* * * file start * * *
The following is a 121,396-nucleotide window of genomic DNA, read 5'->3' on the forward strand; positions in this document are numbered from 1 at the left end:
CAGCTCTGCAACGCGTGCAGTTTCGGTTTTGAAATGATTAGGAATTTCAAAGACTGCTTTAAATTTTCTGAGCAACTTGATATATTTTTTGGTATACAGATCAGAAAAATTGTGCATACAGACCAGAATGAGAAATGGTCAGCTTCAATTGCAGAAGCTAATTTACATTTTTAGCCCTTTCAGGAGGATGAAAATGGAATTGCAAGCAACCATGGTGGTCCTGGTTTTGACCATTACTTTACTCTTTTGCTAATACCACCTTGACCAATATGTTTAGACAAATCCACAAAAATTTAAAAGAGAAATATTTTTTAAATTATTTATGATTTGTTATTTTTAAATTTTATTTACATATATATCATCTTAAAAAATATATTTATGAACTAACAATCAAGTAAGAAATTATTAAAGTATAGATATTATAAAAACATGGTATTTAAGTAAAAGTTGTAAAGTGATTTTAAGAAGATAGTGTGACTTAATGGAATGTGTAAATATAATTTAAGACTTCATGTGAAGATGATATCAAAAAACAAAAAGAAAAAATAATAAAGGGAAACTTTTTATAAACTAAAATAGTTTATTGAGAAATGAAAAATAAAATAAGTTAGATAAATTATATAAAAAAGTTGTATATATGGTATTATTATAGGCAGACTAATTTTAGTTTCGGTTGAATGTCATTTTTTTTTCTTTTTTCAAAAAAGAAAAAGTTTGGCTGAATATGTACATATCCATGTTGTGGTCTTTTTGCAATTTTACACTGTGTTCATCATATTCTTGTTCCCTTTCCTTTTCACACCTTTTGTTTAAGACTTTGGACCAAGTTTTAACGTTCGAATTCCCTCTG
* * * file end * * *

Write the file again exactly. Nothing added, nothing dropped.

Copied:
The following is a 121,396-nucleotide window of genomic DNA, read 5'->3' on the forward strand; positions in this document are numbered from 1 at the left end:
CAGCTCTGCAACGCGTGCAGTTTCGGTTTTGAAATGATTAGGAATTTCAAAGACTGCTTTAAATTTTCTGAGCAACTTGATATATTTTTTGGTATACAGATCAGAAAAATTGTGCATACAGACCAGAATGAGAAATGGTCAGCTTCAATTGCAGAAGCTAATTTACATTTTTAGCCCTTTCAGGAGGATGAAAATGGAATTGCAAGCAACCATGGTGGTCCTGGTTTTGACCATTACTTTACTCTTTTGCTAATACCACCTTGACCAATATGTTTAGACAAATCCACAAAAATTTAAAAGAGAAATATTTTTTAAATTATTTATGATTTGTTATTTTTAAATTTTATTTACATATATATCATCTTAAAAAATATATTTATGAACTAACAATCAAGTAAGAAATTATTAAAGTATAGATATTATAAAAACATGGTATTTAAGTAAAAGTTGTAAAGTGATTTTAAGAAGATAGTGTGACTTAATGGAATGTGTAAATATAATTTAAGACTTCATGTGAAGATGATATCAAAAAACAAAAAGAAAAAATAATAAAGGGAAACTTTTTATAAACTAAAATAGTTTATTGAGAAATGAAAAATAAAATAAGTTAGATAAATTATATAAAAAAGTTGTATATATGGTATTATTATAGGCAGACTAATTTTAGTTTCGGTTGAATGTCATTTTTTTTTCTTTTTTCAAAAAAGAAAAAGTTTGGCTGAATATGTACATATCCATGTTGTGGTCTTTTTGCAATTTTACACTGTGTTCATCATATTCTTGTTCCCTTTCCTTTTCACACCTTTTGTTTAAGACTTTGGACCAAGTTTTAACGTTCGAATTCCCTCTG